How do you figure out what the underlying problem is? Well, you ask. Now, whom do you ask? That's a bit trickier. Three possibilities: Your manger, a friendly person who reports to the other manager, one of the jerks. If you ask your manager or one of the friendly office people, you can use this method. (If your manager seems at all competent, start there because that's actually part of her job -- helping her team get along). Try something like this:
"Jane, I've noticed that the rest of the team seems to resent my presence. For instance, Bill won't even return a hello and everyone does lunch together, but I'm not only not invited, I'm specifically excluded. I was wondering if you could offer me some insight into what's driving their behavior and how I could best solve this problem. I'm hoping to really make a good contribution to the team, but I don't know how to reach them."
The responses you get could vary wildly. The friendly person in the neighboring department may spill 3 years' worth of juicy gossip in your lap, or your manager could clam up and tell you it's your imagination and to get back to work. But, most likely it will be somewhere in the middle and you'll at least have some insight. Hopefully, this insight will tell you the center of this bad behavior and then you can work on that.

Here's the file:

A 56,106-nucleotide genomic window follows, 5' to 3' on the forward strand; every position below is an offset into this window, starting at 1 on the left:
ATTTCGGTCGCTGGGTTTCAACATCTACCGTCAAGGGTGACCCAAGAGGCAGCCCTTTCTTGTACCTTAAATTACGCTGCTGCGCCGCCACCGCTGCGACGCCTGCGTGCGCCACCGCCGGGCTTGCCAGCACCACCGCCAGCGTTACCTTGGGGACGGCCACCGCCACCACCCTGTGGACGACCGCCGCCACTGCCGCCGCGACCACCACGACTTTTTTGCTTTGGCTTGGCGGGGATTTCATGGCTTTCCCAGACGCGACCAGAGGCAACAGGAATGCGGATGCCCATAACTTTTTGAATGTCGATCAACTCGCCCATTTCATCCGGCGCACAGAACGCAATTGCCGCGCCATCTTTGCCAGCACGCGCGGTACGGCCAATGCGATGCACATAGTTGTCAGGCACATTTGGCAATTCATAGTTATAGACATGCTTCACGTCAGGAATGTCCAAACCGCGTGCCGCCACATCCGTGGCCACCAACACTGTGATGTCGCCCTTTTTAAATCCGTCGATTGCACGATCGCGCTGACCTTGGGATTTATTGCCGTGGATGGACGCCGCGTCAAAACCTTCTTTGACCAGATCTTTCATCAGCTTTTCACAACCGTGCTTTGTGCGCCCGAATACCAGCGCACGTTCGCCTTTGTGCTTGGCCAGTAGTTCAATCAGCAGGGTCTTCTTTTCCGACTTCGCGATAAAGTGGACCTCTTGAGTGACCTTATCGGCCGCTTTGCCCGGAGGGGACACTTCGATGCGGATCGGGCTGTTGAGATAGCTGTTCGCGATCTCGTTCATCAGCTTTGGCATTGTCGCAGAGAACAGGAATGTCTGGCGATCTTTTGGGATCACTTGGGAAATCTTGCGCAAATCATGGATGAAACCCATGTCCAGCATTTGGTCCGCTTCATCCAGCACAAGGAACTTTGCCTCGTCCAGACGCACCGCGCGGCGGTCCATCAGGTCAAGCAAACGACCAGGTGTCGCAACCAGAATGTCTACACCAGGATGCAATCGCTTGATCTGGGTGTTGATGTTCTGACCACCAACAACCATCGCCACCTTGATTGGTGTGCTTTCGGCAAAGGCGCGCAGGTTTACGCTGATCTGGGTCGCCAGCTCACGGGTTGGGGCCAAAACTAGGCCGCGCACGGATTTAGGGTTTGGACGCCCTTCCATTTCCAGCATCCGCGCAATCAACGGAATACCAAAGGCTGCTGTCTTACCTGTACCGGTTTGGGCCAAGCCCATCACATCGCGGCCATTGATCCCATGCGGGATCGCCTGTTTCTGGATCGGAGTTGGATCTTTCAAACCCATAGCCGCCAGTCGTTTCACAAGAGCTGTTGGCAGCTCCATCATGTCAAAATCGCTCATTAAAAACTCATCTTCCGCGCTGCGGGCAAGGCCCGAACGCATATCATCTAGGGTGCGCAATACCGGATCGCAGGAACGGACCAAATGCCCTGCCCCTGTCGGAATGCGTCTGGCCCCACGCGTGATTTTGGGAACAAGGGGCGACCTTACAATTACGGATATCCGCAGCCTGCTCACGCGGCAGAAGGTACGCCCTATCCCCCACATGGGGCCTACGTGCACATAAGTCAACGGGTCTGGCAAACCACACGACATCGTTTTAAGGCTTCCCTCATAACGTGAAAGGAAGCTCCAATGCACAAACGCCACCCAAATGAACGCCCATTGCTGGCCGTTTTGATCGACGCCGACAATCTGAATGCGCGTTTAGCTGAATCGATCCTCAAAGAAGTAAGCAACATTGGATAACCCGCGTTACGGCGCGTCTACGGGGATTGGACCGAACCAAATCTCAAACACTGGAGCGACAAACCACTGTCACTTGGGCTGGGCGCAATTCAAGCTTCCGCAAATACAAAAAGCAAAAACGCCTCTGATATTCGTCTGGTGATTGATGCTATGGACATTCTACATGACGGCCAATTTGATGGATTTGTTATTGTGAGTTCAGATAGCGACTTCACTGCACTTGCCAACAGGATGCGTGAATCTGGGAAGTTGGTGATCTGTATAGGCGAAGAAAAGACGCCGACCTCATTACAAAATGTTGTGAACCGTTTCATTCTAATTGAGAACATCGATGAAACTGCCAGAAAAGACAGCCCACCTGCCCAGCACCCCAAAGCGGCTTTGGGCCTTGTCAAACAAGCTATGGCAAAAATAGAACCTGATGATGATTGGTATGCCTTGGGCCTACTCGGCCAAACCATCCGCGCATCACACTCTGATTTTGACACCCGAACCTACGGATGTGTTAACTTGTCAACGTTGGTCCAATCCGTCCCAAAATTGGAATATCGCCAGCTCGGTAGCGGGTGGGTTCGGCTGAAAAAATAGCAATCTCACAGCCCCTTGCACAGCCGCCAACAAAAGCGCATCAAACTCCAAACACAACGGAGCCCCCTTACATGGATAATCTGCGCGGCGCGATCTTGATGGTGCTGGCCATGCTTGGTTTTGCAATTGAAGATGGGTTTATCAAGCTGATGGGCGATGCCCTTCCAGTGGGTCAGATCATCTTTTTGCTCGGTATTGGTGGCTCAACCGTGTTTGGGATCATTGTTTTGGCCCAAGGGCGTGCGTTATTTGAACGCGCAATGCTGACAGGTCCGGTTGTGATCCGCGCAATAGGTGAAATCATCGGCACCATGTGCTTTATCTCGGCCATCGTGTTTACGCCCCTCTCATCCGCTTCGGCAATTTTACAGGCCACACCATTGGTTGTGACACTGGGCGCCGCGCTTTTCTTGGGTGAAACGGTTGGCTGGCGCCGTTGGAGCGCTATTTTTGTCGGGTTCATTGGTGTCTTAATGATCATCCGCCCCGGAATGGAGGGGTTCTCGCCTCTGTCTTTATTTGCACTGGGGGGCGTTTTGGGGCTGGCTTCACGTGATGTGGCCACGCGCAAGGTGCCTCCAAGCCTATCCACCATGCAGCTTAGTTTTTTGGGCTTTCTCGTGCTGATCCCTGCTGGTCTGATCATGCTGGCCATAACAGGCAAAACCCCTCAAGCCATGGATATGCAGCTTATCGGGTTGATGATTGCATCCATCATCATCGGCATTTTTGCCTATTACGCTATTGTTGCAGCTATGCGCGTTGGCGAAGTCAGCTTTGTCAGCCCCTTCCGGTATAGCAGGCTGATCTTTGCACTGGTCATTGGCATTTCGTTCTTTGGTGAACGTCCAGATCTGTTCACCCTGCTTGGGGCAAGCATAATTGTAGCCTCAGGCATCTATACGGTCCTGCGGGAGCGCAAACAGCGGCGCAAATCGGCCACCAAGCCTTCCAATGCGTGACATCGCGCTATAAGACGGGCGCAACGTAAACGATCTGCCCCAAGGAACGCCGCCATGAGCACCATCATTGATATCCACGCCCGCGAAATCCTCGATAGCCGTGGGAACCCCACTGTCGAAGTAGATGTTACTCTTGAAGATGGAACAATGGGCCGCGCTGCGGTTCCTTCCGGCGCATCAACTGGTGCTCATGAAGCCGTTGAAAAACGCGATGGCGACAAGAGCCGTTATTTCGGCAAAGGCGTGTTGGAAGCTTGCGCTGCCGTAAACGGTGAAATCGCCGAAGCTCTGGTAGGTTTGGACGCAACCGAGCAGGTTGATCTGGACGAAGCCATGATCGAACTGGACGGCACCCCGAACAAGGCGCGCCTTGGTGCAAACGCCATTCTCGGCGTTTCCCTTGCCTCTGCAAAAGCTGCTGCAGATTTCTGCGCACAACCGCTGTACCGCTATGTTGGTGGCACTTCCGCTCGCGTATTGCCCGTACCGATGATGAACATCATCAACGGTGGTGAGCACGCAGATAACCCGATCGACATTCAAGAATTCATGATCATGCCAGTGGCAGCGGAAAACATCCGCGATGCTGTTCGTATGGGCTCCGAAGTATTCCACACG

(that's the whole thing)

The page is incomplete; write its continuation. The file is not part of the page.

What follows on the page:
And how? This may just sound so simple, you'll ignore it, but trust me, it can help: Be super nice. I know, I know, stuffing Bill's locker with toilet paper sounds so much better, but that's back to Jr. High. (And it's doubtful that Bill even has a locker.) Don't just say, "Good morning, Bill!" Say, "Hey Bill, loved your presentation yesterday. Can you explain how you created that graph?"
Why the follow up question? Because people (especially snobby people) love to feel superior and needed. Asking him to explain something because you're impressed with his performance may do the trick. Please note, this is not, "Great job on the presentation, Bill. Can you tell me how to order new office supplies?" Because that doesn't flatter him. That doesn't say, "Bill you're great at ordering office supplies!" It's just a generic task that anyone can do.
If repeated efforts at being nice doesn't result in some softening, then I'm all for the direct approach. "Bill, every morning I say hello and I know you hear me, but you don't respond. Can you explain to me what's going on?" There may be a bunch of denials, but you may get a huge load of angst filled reasons why he can't possibly be nice to you. This not only gets it out in the open, but as he hears himself say these things, he may realize how silly he sounds. On the other hand, he may become more angry at you, as if it's your fault that he's being silly.
If this happens, it's time to go back to your manager and say, "This needs to be fixed." Not the lunch thing, because, well, grown ups should be able to choose who they go to lunch with, but the not being nice thing. Your manager should be on top of this.
But, I suspect that finding out the underlying reason will be extremely helpful. Figuring out the why will help you to be able to address it.
Have a workplace dilemma? Send your questions to EvilHRLady@gmail.com.